“A Changing Landscape: The Farms of Washington County” at Historic Salem Courthouse

December 01, 2021  •  Leave a Comment

Local photojournalist Eric Jenks is proud to display his latest exhibit at the Historic Salem Courthouse, located at 58 E. Broadway in Salem, NY, starting on November 11th, 2021 with an opening from 4-6pm that evening. The exhibit, entitled “A Changing Landscape: The Farms of Washington County,” is the fruit of a year long project documenting four different farms throughout the county. This project is made possible with funds from the Statewide Community Regrants Program, a regrant program of the New York State Council on the Arts with the support of the Office of the Governor and the New York State Legislature and administered by the Lower Adirondack Regional Arts Council (LARAC). 

“I’ve always wanted to document the world around me,” said Jenks. “I’ve had a camera in my hand since I could hold one. Growing up first in Vermont and then in upstate New York, the smell of a dairy farm is how I knew I was getting close to home. Any visit to my Great-Uncle Lawrence’s dairy farm in Fort Ann, NY, always included a stop in the barn to help out. From shoveling manure to moving hay, every hand was on deck. It didn’t matter if it was during a birthday or anniversary, the chores still had to be done, and I enjoyed being included that work. I was sad when I heard that Uncle Lawrence had sold the farm. Growing up, it felt like a place that would always be there.” 

Jenks, who has had his work published for nearly 20 years, found it important to capture the changes occurring in the local agricultural community.  “Farming is a hard way to make a living,” said Jenks. “By 2019, the average age of a farmer was fifty-nine and a half in the US. In 1945, it was just under 48. There’s a lot of factors involved with that change in age. As costs have increased, a lot of farms have consolidated, especially in the dairy industry. It’s hard to keep the smaller farms afloat in today’s markets. Costs have gone up, and a lot of farm grown products haven’t matched those increases. At the same time, we’ve seen rural communities shrink as urban areas have grown, creating a vacuum in the industry. All of that has culminated in what almost amounts to a lost generation of farmers.”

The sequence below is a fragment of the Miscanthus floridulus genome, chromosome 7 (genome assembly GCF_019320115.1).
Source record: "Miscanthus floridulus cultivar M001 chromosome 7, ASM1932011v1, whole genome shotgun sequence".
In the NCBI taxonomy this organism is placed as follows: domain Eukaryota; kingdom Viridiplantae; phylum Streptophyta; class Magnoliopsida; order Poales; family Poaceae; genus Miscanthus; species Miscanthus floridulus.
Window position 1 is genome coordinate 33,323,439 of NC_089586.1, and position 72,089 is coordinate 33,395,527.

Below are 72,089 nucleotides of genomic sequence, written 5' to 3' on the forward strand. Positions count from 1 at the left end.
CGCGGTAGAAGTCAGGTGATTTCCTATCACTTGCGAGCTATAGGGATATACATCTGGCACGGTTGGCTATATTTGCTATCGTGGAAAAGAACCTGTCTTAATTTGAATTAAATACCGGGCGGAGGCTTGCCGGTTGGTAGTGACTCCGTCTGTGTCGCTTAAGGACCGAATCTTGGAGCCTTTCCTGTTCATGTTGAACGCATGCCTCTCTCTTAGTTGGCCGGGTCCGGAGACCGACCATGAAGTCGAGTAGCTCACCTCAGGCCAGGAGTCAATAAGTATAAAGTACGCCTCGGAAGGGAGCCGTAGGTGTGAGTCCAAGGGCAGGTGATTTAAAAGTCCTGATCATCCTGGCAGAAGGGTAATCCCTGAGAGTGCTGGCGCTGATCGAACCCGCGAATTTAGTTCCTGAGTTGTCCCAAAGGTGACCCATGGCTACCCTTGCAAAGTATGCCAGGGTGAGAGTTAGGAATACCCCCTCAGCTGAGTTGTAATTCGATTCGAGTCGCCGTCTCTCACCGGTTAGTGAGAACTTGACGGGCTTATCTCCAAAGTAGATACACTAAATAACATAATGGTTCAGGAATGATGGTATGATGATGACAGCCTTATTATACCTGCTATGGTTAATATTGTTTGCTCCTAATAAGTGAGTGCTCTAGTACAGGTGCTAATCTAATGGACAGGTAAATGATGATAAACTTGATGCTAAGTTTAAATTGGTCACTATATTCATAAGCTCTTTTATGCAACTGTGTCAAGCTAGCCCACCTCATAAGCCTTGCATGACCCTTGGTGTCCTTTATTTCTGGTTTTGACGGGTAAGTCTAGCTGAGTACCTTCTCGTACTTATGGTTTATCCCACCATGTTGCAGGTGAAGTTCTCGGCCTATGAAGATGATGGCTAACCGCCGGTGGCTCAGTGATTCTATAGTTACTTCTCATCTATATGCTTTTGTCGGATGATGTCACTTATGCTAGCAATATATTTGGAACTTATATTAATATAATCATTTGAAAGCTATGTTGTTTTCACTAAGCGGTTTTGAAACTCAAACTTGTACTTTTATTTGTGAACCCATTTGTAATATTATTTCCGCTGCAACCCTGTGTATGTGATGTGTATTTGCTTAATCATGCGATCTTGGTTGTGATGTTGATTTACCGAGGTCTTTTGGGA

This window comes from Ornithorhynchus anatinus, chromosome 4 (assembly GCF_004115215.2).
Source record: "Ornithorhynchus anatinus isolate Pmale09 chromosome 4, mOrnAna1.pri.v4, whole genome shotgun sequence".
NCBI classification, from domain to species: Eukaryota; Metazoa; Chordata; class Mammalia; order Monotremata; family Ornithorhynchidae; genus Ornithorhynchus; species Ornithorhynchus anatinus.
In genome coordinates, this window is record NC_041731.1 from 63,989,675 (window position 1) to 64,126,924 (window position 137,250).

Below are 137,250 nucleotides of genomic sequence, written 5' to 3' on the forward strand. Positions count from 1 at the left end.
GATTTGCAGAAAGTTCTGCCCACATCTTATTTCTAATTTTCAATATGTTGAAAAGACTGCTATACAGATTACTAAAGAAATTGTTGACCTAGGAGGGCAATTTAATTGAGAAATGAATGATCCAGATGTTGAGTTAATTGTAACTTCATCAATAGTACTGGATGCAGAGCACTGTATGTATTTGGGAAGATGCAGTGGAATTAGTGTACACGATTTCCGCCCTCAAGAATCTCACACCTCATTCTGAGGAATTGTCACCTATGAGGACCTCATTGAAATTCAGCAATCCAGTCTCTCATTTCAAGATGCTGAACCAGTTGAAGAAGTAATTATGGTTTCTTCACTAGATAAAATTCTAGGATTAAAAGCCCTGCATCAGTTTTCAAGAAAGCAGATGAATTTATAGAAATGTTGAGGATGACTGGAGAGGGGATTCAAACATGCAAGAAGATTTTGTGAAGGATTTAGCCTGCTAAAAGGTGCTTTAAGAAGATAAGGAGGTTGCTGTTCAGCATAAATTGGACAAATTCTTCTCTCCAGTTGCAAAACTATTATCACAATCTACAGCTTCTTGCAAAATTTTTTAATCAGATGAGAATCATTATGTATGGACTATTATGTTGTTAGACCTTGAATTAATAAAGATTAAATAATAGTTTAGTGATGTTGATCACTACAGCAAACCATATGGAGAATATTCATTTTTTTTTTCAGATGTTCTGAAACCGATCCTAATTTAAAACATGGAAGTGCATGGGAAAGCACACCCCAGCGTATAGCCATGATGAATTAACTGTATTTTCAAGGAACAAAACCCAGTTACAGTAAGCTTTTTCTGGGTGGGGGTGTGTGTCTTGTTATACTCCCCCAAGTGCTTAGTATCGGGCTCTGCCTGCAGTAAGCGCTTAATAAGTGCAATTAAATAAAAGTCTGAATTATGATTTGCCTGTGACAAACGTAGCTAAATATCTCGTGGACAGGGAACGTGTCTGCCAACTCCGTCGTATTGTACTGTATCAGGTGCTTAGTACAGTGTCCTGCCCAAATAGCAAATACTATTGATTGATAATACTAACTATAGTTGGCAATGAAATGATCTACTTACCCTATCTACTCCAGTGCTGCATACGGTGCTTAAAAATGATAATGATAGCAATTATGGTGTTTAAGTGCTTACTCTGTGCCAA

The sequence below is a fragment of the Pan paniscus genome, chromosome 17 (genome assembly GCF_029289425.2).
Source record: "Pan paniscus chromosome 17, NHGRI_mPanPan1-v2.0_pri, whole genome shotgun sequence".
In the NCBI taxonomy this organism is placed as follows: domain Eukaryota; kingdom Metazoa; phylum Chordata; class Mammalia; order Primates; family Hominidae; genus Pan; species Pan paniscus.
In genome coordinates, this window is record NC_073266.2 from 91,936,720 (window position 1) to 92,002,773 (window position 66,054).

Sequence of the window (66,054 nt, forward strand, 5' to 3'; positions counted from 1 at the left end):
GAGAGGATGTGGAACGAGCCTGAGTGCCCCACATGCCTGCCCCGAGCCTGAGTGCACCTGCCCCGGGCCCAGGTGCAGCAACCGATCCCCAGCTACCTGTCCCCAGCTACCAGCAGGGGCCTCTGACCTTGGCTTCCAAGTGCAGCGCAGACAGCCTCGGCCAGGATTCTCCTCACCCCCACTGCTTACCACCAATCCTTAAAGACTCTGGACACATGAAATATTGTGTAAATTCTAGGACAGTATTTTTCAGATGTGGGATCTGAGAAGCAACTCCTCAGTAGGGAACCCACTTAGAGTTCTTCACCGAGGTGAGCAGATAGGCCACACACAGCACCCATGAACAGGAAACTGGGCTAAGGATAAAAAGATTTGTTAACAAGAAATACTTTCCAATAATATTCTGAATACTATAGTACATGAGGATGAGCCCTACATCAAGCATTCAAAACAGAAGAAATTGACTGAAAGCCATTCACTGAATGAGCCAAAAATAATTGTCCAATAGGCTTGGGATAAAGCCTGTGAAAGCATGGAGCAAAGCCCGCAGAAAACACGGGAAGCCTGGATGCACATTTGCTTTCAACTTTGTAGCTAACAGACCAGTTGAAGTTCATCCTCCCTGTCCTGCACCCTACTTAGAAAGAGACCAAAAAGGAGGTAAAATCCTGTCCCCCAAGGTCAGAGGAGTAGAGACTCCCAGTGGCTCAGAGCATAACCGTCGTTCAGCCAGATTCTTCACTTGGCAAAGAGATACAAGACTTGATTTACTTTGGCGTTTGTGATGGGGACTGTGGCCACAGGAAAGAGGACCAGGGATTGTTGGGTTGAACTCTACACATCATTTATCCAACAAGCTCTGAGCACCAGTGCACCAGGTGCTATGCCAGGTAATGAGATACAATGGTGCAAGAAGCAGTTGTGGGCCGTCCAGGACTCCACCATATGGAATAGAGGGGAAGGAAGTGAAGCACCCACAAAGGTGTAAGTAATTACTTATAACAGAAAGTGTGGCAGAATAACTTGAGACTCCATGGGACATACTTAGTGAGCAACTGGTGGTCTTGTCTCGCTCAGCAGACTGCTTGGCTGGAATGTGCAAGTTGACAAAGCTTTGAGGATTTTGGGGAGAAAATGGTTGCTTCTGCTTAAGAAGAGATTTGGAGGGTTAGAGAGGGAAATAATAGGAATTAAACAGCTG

Working with local farmers’ markets and moving to Washington County showed Jenks that there is more to the story than an aging demographic may suggest. “It’s not just doom and gloom for agricultural communities,” said Jenks. “What I’ve seen, especially in the last five to ten years as a photojournalist, is an increased interest in living closer to the land. While many dairy farms have consolidated or disappeared, there is a new generation of farmers that are interested in working the land. They’re creating opportunities for themselves and their small scale, locally grown products, and it’s fun to see how they all do it in different ways. For my project, I tried to find farms that produced different products, and were also at different stages of generational transition at the farm. I wanted to show that while the face of agriculture in the county may be changing, the community that is integrated into its fabric continues to find a way to do what they love, and pass that passion on to another generation.”

Jenks’s exhibit focuses on Battenkill Valley Creamery in Salem, NY, Fuller Acres Farm in Fort Ann, NY, Fresh Take Farm in Granville, NY, and Gardenworks in Salem, NY. Battenkill Valley Creamery is a local dairy that has made their mark by bottling their own product for sale and making their creamery a destination for many with homemade ice cream. Fuller Acres Farm is currently transitioning from a dairy farm to a more diverse portfolio of cattle, mushrooms, and other meat animals. Fresh Take Farm transitioned part of the family farm from a traditional dairy to a thriving vegetable farm and CSA several years ago. Gardenworks is a diverse farm and farm store that was among the first to embrace agri-tourism in the late 1980’s and early 1990’s, and is currently facing the prospect of how to transition their business to the next generation.

“These farmers are my neighbors,” said Jenks. “I had someone ask me where I go to shop for food, living out in the country. My answer is where don’t I go to shop for food? I’m lucky to be surrounded by local farms that sell directly to consumers. You can’t get much fresher than greens that were harvested that morning. It’s wonderful to see the love and hard work that goes into raising animals. It’s a lifestyle that needs to be shared. I am beyond thankful for the opportunity to do so with the grant administered by LARAC, and to the Historic Salem Courthouse for providing a venue to showcase the work.
 

 


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